A barbaric terrorist attack in Shopian district of Kashmir on April 6 led to the death of three unarmed policemen. On the same day, two more attacks on policemen in different parts of the valley left at least one police officer, Ghulam Mustafa, critically injured, among others.
On March, 20 and 21, terrorists carried out two attacks in the Jammu region, the first on a police station in Kathua and the second on a military establishment at Samba. Four policemen lost their lives in the first attack.
Chief Minister Mufti Mohammad Sayeed believes that mollycoddling extremist and separatist forces and Pakistan will open doors for peace in the state. So strong is his belief that his first steps on assuming office were in this direction, regardless of the possibility of upsetting an already fragile coalition of his party with the Bharatiya Janata Party (BJP).
He also ordered the release of militant leader Masarat Alam from police custody and called for talks with Pakistan, and has now called for a phased removal of the Armed Forces Special Powers Act (AFSPA) from the state.
There is a widespread belief that Mufti Mohammad Sayeed has advocated a dovish policy in the initial euphoria of taking over as chief minister. In any case, it makes good political sense to offer a hand of friendship to all on forming a government. It was expected that he would carry out a course correction in policy in the wake of a belligerent response to his offer by both the terrorists and other divisive forces.
What came as a surprise was the refusal of the new chief minister to look at the security picture in a pragmatic and logical manner even after the terrorist attack. He stood firm in his resolve to push for his declared agenda.
The Pakistan-based terrorist leaders would have surmised that the passive policy of the chief minister would negatively impact the morale of the security forces and direct attacks on them will further dent their self confidence and make them vulnerable.
Buoyed by the placid policy of the state government, the terrorists, under directions from their masters across the border, moved decisively to establish their writ.
The recent attacks in the valley send out a clear message of their intent and capacity to attack at will across the state. It is also quite evident that the terrorist cadre operating in the state has been specifically instructed to target the security forces, especially the Jammu and Kashmir Police.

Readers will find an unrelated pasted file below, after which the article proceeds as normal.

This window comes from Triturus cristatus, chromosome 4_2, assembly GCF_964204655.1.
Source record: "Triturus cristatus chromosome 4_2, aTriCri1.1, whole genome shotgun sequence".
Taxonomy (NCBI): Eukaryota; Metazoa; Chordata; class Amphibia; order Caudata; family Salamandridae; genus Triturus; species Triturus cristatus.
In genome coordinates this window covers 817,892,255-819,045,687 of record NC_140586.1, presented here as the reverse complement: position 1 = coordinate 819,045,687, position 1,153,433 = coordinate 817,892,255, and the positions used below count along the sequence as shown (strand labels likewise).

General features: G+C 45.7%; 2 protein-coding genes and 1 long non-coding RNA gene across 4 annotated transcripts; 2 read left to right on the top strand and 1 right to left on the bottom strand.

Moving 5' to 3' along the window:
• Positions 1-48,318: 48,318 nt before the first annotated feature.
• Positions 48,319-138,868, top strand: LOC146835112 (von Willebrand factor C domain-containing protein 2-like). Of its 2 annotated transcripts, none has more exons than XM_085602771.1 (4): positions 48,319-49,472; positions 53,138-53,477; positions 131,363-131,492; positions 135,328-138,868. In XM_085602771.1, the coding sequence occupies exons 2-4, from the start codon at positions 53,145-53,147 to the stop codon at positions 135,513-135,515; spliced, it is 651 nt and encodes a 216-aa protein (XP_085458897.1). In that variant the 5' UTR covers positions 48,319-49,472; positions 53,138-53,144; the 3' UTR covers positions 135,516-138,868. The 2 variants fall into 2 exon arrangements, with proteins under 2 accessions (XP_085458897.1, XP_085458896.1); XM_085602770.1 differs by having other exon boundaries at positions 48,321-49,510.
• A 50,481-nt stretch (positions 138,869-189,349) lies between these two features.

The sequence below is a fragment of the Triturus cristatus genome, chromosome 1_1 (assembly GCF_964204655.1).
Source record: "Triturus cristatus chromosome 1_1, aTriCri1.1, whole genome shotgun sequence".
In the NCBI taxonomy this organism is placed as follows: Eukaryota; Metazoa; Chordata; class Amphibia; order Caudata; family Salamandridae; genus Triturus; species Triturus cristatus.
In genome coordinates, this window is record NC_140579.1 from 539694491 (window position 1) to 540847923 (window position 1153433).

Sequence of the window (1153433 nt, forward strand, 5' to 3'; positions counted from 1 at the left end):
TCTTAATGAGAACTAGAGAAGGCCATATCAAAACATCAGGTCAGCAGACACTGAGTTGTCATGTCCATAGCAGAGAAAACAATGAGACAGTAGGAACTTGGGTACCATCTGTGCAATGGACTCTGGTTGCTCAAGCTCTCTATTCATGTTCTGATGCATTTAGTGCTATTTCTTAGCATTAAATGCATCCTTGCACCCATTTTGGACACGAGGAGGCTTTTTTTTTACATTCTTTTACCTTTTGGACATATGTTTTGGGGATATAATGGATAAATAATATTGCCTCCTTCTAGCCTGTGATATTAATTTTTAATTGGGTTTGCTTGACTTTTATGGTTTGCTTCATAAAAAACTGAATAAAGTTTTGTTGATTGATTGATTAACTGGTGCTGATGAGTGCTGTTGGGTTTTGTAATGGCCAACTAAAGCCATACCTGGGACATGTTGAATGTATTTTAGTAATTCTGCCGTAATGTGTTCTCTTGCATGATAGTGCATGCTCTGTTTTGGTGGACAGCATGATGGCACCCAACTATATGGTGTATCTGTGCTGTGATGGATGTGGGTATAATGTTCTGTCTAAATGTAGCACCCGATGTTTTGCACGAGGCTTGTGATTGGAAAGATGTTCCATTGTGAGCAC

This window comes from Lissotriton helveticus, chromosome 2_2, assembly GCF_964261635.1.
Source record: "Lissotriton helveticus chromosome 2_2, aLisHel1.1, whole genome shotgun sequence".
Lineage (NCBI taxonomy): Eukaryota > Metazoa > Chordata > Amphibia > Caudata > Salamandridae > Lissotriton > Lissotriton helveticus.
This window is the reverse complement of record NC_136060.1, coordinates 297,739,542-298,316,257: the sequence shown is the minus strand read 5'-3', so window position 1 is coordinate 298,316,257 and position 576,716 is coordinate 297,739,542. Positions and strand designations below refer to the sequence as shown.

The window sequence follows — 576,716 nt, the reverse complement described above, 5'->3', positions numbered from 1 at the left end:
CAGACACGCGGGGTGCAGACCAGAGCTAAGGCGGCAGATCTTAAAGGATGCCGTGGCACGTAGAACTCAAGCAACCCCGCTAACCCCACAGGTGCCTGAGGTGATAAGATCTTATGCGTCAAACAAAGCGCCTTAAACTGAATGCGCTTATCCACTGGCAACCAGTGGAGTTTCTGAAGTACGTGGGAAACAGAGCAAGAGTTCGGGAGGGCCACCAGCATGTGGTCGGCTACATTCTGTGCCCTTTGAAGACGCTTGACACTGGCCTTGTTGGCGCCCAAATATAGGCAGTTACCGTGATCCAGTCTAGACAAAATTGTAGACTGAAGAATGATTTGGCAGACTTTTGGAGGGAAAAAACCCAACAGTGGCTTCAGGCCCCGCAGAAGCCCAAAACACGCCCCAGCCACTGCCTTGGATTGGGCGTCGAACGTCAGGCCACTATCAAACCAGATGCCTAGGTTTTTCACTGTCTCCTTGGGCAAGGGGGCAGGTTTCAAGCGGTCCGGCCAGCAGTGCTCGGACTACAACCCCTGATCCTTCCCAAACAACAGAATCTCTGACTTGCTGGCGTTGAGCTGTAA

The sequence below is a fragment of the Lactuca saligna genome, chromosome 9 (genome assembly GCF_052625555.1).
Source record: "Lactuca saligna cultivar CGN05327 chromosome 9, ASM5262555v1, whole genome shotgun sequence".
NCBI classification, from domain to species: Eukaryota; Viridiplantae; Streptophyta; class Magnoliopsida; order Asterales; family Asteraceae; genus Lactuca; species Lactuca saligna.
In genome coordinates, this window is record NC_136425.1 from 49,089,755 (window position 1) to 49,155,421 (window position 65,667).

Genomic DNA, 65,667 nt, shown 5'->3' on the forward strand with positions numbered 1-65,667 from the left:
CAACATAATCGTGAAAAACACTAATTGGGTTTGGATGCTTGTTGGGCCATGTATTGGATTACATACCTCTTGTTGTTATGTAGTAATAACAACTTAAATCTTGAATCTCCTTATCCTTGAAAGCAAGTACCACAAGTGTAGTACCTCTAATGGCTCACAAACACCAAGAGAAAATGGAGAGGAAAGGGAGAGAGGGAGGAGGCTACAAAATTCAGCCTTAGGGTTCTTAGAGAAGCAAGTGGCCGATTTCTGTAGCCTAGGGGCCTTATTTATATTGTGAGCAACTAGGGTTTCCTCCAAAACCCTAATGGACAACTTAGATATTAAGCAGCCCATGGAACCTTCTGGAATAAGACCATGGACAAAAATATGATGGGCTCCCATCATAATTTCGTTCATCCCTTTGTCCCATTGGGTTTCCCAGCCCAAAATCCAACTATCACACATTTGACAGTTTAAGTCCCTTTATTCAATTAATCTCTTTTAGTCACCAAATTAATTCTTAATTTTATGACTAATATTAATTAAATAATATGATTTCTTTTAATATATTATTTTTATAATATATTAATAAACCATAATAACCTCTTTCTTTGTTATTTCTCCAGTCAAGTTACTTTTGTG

It is reported that the four policemen killed in Shopian were unarmed. The army standard operating procedures dictate that vehicles will move in pairs and with proper armed escort. If the police had followed a similar procedure, the policemen would not have lost their lives.
It seems that the policy of minimum force being enunciated by the existing leadership is leading to complacency within the police force to the extent of disregarding mandatory precautions.
A second reason for moving unarmed and in singles could be the lack of weapons, vehicles and equipment. If the latter is the case, then the question arises – if the Jammu and Kashmir Police does not have the infrastructure to protect itself, how can it be expected to protect the people if the army moves back to the barracks on revocation of the AFSPA?
The chief minister, instead of making political statements on the AFSPA and other such matters, should be restructuring the operating procedures of his police force. He is, after all, the Chairman of the Unified Command and the Jammu and Kashmir Police is functioning under his direct control.
Under the aforementioned circumstances, one cannot find fault in the agitation expressed by the BJP Members of Legislative Assembly (MLA) when their chief minister chose to speak of revocation of AFSPA a day after the terror attacks in the Kashmir valley.
BJP MLA, Ravinder Raina, very rightly stated that the attacks are indicative of the security situation in Kashmir being far from normal. His demand for a motion to condemn Pakistan also stands to reason.
While commenting on the statement given in the state Legislative Assembly by Mufti Mohammad Sayeed, Congress spokesperson Abhishek Singhvi said, “Unilateral declarations like these are a recipe for disaster and should be avoided.”
One cannot but agree with this comment. The Congress can say all this because it did not succumb to pressure in the matter of security of Jammu and Kashmir even when its coalition partner and chief minister, Omar Abdullah, made similar demands of partial revocation of AFSPA.
Mufti Mohammad Sayeed should take cognizance of the opinions of other political parties (including the National Conference now) the security forces, the defense analysts and the academicians.
None are in favour of a hasty change in the security model in the state.
In case he wants a revocation of the AFSPA and other legislations, he must build a consensus, and that too, after creating a conducive atmosphere on ground. As a first step, he must concentrate his entire energy towards ensuring the development of the state and on strengthening of its security apparatus.
Chief Minister Mufti Mohammad Sayeed is a seasoned politician and must realise the gravity of the situation, and handle it with sensitivity.
He must ensure that the hard work and sacrifice of the people of the region and the security forces in fighting and eliminating the curse of terrorism does not go in vain.
More importantly, he must not do anything that even remotely creates the possibility of a revisit of the terrible terrorist violence that the people of Kashmir have been witness to and subjected to.
(Jasmine Brar is a lawyer with interest in human rights issues)